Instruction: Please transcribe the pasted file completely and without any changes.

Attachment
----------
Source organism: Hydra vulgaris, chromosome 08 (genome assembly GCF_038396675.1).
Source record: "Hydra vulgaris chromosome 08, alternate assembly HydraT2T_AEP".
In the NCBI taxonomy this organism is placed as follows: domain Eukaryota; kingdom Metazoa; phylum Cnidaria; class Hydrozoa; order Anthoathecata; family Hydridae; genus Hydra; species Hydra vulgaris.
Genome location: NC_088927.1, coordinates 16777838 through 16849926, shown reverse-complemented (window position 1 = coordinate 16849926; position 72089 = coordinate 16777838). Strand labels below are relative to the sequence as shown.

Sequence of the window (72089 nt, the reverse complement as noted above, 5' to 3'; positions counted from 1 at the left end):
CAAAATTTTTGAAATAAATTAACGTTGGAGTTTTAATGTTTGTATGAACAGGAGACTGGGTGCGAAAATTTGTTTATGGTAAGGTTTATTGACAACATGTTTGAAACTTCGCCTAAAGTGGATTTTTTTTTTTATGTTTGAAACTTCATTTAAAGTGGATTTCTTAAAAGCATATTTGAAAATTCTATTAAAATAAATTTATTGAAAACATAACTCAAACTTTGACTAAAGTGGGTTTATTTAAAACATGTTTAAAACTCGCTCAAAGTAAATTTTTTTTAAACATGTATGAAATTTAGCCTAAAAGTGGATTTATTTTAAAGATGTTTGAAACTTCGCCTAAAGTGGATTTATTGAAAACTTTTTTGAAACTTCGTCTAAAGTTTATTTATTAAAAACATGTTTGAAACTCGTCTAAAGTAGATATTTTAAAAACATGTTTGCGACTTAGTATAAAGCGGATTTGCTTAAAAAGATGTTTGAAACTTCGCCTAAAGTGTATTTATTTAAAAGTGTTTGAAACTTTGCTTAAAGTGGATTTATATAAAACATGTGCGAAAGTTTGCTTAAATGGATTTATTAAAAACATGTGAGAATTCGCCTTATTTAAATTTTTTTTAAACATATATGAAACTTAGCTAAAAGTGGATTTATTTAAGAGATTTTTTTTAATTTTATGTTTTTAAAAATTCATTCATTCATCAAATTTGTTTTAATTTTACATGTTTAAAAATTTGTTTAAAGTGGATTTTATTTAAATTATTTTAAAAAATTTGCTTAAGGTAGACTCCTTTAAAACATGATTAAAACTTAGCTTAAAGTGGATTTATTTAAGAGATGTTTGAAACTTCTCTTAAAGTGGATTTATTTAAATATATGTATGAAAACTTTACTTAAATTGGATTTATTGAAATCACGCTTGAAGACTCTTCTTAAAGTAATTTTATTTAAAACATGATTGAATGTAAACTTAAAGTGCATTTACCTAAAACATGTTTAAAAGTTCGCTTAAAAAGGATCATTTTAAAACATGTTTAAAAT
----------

Source organism: Hydra vulgaris, chromosome 08 (genome assembly GCF_038396675.1).
Source record: "Hydra vulgaris chromosome 08, alternate assembly HydraT2T_AEP".
In the NCBI taxonomy this organism is placed as follows: domain Eukaryota; kingdom Metazoa; phylum Cnidaria; class Hydrozoa; order Anthoathecata; family Hydridae; genus Hydra; species Hydra vulgaris.
Genome location: NC_088927.1, coordinates 16777838 through 16849926, shown reverse-complemented (window position 1 = coordinate 16849926; position 72089 = coordinate 16777838). Strand labels below are relative to the sequence as shown.

Sequence of the window (72089 nt, the reverse complement as noted above, 5' to 3'; positions counted from 1 at the left end):
CAAAATTTTTGAAATAAATTAACGTTGGAGTTTTAATGTTTGTATGAACAGGAGACTGGGTGCGAAAATTTGTTTATGGTAAGGTTTATTGACAACATGTTTGAAACTTCGCCTAAAGTGGATTTTTTTTTTTATGTTTGAAACTTCATTTAAAGTGGATTTCTTAAAAGCATATTTGAAAATTCTATTAAAATAAATTTATTGAAAACATAACTCAAACTTTGACTAAAGTGGGTTTATTTAAAACATGTTTAAAACTCGCTCAAAGTAAATTTTTTTTAAACATGTATGAAATTTAGCCTAAAAGTGGATTTATTTTAAAGATGTTTGAAACTTCGCCTAAAGTGGATTTATTGAAAACTTTTTTGAAACTTCGTCTAAAGTTTATTTATTAAAAACATGTTTGAAACTCGTCTAAAGTAGATATTTTAAAAACATGTTTGCGACTTAGTATAAAGCGGATTTGCTTAAAAAGATGTTTGAAACTTCGCCTAAAGTGTATTTATTTAAAAGTGTTTGAAACTTTGCTTAAAGTGGATTTATATAAAACATGTGCGAAAGTTTGCTTAAATGGATTTATTAAAAACATGTGAGAATTCGCCTTATTTAAATTTTTTTTAAACATATATGAAACTTAGCTAAAAGTGGATTTATTTAAGAGATTTTTTTTAATTTTATGTTTTTAAAAATTCATTCATTCATCAAATTTGTTTTAATTTTACATGTTTAAAAATTTGTTTAAAGTGGATTTTATTTAAATTATTTTAAAAAATTTGCTTAAGGTAGACTCCTTTAAAACATGATTAAAACTTAGCTTAAAGTGGATTTATTTAAGAGATGTTTGAAACTTCTCTTAAAGTGGATTTATTTAAATATATGTATGAAAACTTTACTTAAATTGGATTTATTGAAATCACGCTTGAAGACTCTTCTTAAAGTAATTTTATTTAAAACATGATTGAATGTAAACTTAAAGTGCATTTACCTAAAACATGTTTAAAAGTTCGCTTAAAAAGGATCATTTTAAAACATGTTTAAAAT